No Business Plan: Everything You Need to Know
If there is no business plan in place for your company, you might want to consider creating one.3 min read
If there is no business plan in place for your company, you might want to consider creating one. A business plan can help you clearly outline your company's purpose, operations, strategy, and goals.
Does Your Company Need a Formal Business Plan?
Not all businesses require a formal business plan, but it is particularly important if you are applying to banks for loans or seeking investors or business partners.
- By presenting an overview of your company, a business plan can be used as a sales tool to potential investors.
- By taking the time to evaluate and document all aspects of your business, a business plan can demonstrate to banks or potential investors that you are committed to your company's success.
Advantages of Business Plans
Preparing a business plan for your company helps you evaluate all aspects of your business. Some examples include:
- Helping you clarify your company's plans and future goals, such as possible growth or expansion.
- Making you consider every aspect of your business. For example, you might realize that your workforce lacks certain skills, and you can plan to hire experts to fill those gaps.
- Allocating financial resources as needed, helping you avoid obstacles that might cause your company to fail.
- Studying your target audience's demographics, which can help you plan business strategies and marketing campaigns.
Disadvantages of Business Plans
Disadvantages of business plans include:
- Business plans don't guarantee that your company will succeed. For example, bringing in lower revenue than predicted.
- Some business plans aren't flexible enough to adapt to market changes.
- Revenue expectations might cause you to overspend in other areas.
Contents of a Business Plan
A business plan lays out all the information a banker or potential investor needs to know about your company. Some information to include in your plan:
- Your company's mission statement.
- A description of your company.
- A description of your company's management structure.
- The goods and services your company provides.
- Important milestones for your company.
- Your plans for marketing your company.
- Market analysis and customer demographics.
- Your company's strengths and weaknesses.
- How your company differs from its competitors.
- Your company's cash flow over the past several years.
- Your company's projected revenue.
Are Business Plans Effective?
There have been several studies analyzing the effectiveness of business plans. One study, conducted by William Bygrave of Babson College, determined there was no significant difference in the performance of businesses launched with or without formal business plans.
One point many experts agree upon, though, is that securing funding for your business almost always requires a formal business plan. While businesses that have enough capital might not need formal business plans, any potential investors, banks, or government-backed lenders expect to see one.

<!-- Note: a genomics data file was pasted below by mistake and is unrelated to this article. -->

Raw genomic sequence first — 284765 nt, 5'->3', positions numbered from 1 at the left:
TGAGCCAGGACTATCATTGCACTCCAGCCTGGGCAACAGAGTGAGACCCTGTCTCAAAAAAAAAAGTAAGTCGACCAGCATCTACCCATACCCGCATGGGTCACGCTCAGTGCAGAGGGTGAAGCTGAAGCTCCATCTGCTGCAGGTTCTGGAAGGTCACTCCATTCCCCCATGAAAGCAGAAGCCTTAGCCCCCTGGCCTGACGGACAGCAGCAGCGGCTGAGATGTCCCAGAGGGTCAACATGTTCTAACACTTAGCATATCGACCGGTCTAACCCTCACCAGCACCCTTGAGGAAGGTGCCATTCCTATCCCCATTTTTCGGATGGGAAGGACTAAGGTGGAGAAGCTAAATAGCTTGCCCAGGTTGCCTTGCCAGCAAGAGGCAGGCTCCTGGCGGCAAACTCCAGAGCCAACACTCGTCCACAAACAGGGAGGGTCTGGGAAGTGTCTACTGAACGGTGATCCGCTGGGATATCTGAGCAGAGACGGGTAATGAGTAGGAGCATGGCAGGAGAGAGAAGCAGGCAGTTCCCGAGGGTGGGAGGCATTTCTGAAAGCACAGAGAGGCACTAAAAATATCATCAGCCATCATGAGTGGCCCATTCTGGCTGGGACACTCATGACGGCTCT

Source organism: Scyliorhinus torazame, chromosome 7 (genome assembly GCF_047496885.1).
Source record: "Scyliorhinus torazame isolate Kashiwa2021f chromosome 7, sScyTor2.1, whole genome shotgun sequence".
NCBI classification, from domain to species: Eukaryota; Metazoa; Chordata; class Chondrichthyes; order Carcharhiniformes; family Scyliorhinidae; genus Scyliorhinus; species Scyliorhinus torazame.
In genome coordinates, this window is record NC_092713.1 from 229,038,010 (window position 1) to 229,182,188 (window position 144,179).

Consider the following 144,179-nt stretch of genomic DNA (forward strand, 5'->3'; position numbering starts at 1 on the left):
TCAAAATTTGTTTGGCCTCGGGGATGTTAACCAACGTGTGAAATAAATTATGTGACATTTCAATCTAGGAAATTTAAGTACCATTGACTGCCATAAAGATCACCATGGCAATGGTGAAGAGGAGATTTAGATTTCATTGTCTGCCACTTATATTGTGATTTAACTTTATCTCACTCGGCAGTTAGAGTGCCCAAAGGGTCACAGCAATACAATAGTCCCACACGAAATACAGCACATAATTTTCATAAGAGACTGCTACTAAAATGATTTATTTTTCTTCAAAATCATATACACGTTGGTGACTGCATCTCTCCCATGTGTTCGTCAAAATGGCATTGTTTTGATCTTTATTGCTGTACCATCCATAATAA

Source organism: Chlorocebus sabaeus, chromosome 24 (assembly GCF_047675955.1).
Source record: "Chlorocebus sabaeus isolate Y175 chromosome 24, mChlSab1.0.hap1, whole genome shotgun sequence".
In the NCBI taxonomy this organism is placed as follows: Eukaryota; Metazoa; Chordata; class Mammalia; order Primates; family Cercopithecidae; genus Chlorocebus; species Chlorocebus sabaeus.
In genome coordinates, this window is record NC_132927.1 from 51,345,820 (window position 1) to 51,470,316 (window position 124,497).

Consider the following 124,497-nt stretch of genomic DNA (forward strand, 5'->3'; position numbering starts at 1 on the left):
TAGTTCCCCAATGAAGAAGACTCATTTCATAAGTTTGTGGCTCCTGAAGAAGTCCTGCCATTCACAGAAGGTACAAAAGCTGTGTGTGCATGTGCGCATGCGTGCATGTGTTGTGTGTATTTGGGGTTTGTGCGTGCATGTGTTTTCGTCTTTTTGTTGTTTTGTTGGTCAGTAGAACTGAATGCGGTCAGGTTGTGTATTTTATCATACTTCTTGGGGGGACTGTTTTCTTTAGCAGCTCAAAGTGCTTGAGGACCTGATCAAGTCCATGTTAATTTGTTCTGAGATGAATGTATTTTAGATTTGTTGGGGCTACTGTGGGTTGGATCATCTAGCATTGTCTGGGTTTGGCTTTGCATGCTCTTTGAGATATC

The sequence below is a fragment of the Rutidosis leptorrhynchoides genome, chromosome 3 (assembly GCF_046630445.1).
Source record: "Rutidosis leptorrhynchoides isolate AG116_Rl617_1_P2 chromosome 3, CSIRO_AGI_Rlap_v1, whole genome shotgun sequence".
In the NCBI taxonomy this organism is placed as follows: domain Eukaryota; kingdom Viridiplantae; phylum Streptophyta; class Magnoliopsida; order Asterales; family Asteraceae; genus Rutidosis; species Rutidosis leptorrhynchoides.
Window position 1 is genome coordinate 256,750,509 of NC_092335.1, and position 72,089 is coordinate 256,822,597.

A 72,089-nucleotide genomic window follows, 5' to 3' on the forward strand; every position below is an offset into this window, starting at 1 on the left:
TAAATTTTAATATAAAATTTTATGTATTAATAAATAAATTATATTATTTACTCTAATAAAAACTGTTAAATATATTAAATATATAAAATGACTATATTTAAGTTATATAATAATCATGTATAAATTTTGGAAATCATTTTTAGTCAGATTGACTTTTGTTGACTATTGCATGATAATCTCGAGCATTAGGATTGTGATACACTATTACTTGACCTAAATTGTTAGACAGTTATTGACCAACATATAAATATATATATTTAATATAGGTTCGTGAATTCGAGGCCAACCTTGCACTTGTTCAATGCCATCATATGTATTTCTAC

Preparing a Business Plan
When you create your plan, its presentation is an important consideration. Your plan should include all the pertinent information, but also be clear and concise. Formal business plans shouldn't be excessively long. While there is no set length, many experts agree that concise plans have a better chance of being read.
There are tools available to help you prepare your business plan, such as spreadsheets and software applications, but some experts feel that these tools overemphasize the financials. As a result, many experts feel that a business plan's financial section should be significantly shorter than these tools usually provide.
A more contemporary way of presenting a business plan is to use digital slides instead of white paper. These slide presentations are easier to distribute and present to large groups of people. Also, the chances of your presentation being read are more likely because these digital slides tend to be more colorful and interesting to look at. These presentations slides are typically easier to read because each can only contain a few bullet points.
Consider an Informal Business Plan
If your company isn't looking for money, you might consider an informal business plan. An informal plan doesn't have to be fancy or comprehensive because no one outside of your company will see it.
An example of an informal business plan is a spreadsheet that contains quarterly objectives. Reviewing these objectives regularly and updating them as needed helps you keep your company on track.
The objectives of an informal business plan should be measurable and focus on quality, such as:
- Sales goals.
- Cash flow expectations.
- Number of orders completed.
- Implementing a new process.
- Expanding your workforce.
- Website improvements.
If you need help with business plans, you can post your legal need on UpCounsel's marketplace. UpCounsel accepts only the top 5 percent of lawyers to its site. Lawyers on UpCounsel come from law schools such as Harvard Law and Yale Law and average 14 years of legal experience, including work with or on behalf of companies like Google, Stripe, and Twilio.